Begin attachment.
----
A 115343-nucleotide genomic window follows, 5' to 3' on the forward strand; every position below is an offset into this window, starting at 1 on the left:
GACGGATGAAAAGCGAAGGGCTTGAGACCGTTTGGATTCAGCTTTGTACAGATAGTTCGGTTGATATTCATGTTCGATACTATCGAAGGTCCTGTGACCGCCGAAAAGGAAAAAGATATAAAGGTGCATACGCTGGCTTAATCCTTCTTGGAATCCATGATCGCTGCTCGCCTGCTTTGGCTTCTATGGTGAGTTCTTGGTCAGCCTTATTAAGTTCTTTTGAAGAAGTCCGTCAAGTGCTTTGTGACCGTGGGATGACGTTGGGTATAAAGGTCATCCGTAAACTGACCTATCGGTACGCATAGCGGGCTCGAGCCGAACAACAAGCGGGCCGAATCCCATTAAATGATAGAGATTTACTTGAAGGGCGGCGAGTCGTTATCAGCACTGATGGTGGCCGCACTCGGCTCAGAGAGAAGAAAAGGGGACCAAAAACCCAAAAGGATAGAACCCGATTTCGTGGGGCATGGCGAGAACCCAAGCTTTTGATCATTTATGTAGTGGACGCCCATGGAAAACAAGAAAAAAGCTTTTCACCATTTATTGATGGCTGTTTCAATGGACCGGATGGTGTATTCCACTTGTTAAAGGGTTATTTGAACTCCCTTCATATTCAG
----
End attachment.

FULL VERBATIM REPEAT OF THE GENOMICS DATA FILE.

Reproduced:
A 115343-nucleotide genomic window follows, 5' to 3' on the forward strand; every position below is an offset into this window, starting at 1 on the left:
GACGGATGAAAAGCGAAGGGCTTGAGACCGTTTGGATTCAGCTTTGTACAGATAGTTCGGTTGATATTCATGTTCGATACTATCGAAGGTCCTGTGACCGCCGAAAAGGAAAAAGATATAAAGGTGCATACGCTGGCTTAATCCTTCTTGGAATCCATGATCGCTGCTCGCCTGCTTTGGCTTCTATGGTGAGTTCTTGGTCAGCCTTATTAAGTTCTTTTGAAGAAGTCCGTCAAGTGCTTTGTGACCGTGGGATGACGTTGGGTATAAAGGTCATCCGTAAACTGACCTATCGGTACGCATAGCGGGCTCGAGCCGAACAACAAGCGGGCCGAATCCCATTAAATGATAGAGATTTACTTGAAGGGCGGCGAGTCGTTATCAGCACTGATGGTGGCCGCACTCGGCTCAGAGAGAAGAAAAGGGGACCAAAAACCCAAAAGGATAGAACCCGATTTCGTGGGGCATGGCGAGAACCCAAGCTTTTGATCATTTATGTAGTGGACGCCCATGGAAAACAAGAAAAAAGCTTTTCACCATTTATTGATGGCTGTTTCAATGGACCGGATGGTGTATTCCACTTGTTAAAGGGTTATTTGAACTCCCTTCATATTCAG